Outages & Emergencies

Active and Planned Power Outage Map

Is your Power out?

Download our App!

Use the My ATCO Electricity - Track & Report ATCO Power Outages app to stay up-to-date with power outages affecting the ATCO service area. Get notifications and view real-time outage information and report issues.

Contact Us

If your power is out and you do not see it listed, you can report an outage by using our online form or calling us. 

Map Legend
Summary of All Outages
Need Help?


Power outages can happen any time – and usually without warning. Most are very short, but it's important to be prepared if they last longer.

Download our Power Pack Guide to find out what you should include in your pack, and general tips on what to do during an outage.


If you’re experiencing an outage:

  1. Make sure it’s not your fuse or breaker. 
  2. Check our My ATCO Electricity - Track & Report Power Outages app. It's likely we already know about the problem and are working to fix it. 
  3. Report the outage, if it hasn’t been already. Call 1 800 668 5506use our online form or our app.
  4. Turn off or unplug sensitive appliances and electronics to protect them from power surges.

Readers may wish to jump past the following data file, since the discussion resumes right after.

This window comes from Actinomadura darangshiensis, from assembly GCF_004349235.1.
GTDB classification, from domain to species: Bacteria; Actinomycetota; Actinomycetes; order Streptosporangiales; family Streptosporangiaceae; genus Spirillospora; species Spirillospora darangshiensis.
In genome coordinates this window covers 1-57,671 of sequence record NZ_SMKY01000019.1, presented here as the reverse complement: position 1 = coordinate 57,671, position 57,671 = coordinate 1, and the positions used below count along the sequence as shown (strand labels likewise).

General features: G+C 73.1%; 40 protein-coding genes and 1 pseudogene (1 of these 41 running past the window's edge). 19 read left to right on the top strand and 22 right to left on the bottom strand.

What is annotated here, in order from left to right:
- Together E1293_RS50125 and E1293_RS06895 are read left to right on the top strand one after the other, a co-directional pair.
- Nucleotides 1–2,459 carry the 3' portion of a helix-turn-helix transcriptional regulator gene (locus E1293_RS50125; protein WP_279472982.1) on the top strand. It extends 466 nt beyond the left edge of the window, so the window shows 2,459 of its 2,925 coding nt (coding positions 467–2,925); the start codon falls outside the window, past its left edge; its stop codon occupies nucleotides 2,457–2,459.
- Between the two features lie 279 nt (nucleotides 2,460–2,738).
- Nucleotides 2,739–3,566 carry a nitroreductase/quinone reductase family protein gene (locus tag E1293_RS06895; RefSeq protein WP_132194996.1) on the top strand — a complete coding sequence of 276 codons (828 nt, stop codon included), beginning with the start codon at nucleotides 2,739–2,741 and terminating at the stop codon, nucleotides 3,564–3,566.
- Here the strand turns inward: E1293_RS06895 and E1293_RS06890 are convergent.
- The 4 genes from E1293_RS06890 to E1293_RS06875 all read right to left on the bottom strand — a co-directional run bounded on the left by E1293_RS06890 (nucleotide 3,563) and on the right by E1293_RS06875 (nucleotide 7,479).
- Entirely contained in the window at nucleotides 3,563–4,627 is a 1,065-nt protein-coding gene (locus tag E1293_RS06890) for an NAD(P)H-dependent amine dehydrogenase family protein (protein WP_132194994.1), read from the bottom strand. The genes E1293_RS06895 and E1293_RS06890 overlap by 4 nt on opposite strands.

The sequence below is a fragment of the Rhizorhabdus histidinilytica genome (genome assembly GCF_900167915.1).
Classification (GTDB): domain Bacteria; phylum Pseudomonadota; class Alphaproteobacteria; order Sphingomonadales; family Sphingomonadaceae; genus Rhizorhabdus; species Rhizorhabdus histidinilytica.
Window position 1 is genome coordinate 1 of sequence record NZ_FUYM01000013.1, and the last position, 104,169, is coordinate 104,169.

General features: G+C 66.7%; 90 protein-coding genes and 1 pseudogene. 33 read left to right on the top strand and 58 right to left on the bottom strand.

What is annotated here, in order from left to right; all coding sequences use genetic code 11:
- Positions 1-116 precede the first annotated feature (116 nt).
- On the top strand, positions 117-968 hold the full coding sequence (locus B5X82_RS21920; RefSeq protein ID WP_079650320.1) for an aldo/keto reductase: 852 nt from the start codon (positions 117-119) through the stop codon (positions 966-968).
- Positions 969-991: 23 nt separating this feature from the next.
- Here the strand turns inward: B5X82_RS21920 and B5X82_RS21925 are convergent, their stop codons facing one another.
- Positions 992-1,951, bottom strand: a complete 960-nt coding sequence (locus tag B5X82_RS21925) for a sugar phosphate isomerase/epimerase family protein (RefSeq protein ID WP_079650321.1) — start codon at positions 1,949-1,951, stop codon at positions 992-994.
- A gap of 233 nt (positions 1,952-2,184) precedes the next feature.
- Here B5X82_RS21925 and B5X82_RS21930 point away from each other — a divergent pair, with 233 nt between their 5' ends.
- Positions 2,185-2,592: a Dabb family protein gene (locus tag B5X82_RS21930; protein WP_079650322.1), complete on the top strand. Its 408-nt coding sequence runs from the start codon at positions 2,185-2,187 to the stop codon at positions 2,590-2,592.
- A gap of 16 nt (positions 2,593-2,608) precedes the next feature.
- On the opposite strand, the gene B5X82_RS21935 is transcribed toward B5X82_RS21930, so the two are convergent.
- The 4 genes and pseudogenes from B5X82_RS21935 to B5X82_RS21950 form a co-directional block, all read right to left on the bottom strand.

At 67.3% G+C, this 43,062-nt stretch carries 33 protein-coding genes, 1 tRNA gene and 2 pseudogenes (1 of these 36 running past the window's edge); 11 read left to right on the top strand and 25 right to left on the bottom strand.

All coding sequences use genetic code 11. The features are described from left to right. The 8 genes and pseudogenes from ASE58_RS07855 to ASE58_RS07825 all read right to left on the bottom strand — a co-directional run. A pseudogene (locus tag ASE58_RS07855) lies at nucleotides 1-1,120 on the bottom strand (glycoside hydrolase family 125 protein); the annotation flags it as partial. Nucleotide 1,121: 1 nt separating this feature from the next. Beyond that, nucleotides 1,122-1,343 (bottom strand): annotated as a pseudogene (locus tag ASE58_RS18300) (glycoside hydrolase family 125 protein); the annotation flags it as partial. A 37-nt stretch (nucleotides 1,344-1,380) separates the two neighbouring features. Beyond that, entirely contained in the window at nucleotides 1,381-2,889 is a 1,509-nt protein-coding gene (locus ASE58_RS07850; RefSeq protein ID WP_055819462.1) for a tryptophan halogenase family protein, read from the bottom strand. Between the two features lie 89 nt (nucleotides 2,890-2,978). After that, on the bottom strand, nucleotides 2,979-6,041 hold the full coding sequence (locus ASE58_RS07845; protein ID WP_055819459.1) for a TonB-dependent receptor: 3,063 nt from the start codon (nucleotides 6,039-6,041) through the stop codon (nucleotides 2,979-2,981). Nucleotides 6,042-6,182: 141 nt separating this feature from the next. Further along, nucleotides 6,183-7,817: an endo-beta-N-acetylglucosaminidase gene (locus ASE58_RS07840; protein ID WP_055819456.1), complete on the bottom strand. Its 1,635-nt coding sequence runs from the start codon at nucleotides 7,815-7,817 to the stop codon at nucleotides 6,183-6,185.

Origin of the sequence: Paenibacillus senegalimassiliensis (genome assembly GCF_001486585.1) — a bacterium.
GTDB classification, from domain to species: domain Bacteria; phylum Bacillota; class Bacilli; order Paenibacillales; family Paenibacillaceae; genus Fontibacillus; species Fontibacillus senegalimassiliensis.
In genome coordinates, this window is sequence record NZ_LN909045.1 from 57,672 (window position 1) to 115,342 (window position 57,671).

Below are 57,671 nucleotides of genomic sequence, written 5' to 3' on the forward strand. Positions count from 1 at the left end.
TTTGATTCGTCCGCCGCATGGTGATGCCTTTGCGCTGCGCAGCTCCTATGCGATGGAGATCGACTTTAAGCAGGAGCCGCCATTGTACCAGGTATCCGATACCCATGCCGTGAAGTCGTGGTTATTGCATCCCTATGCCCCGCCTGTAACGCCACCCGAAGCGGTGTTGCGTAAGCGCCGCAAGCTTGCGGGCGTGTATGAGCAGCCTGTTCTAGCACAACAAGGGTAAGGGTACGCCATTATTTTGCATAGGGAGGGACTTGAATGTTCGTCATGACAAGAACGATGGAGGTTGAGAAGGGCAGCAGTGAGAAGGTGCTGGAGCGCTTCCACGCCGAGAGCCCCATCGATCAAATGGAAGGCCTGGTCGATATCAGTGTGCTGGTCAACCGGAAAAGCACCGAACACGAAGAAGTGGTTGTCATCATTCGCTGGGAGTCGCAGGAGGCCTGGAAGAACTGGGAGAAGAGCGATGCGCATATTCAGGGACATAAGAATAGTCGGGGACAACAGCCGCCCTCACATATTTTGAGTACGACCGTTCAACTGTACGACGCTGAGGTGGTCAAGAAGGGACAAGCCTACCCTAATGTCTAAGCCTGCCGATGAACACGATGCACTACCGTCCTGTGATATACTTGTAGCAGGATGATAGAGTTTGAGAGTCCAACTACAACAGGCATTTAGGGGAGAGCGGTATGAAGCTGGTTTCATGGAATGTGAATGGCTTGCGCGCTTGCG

5. Preserve heat, where possible. Close blinds or drapes and avoid opening doors. Do not use outdoor barbecues, kerosene or camping heaters indoors, as they emit carbon monoxide. 
  6. Keep an eye on the outage map or your app, and follow us on Twitter @ATCOElectric for updates.


  • Extreme Weather

    Most power outages are caused by severe weather. Strong winds can topple trees onto power lines. Lightning may strike power poles, lines or other equipment. Freezing rain, heavy snow or frost can build up on lines and break or damage them.

  • Construction and Vehicle Accidents

    Another common cause of outages is accidental contact, including underground or overhead power lines at construction sites, and vehicle accidents with power poles, lines or other equipment.

  • Animals

    Birds, squirrels, raccoons and other animals may contact equipment or chew into a power line. In our service area, it’s not uncommon for beavers to “fall” trees onto power lines.

  • Equipment Failure

    Though we regularly inspect, maintain and update our equipment, occasionally cables, connectors, switches or other equipment fail and trigger an outage.

  • Planned Maintenance

    Sometimes, we need to interrupt service so we can work on the system safely. We try to avoid this but when we can’t, we give customers as much notice as possible.

  • Supply and Demand

    Service disruptions can occur when electricity supply doesn’t meet demand, such as when a generating unit goes down during a heat wave or peak use. These situations are rare.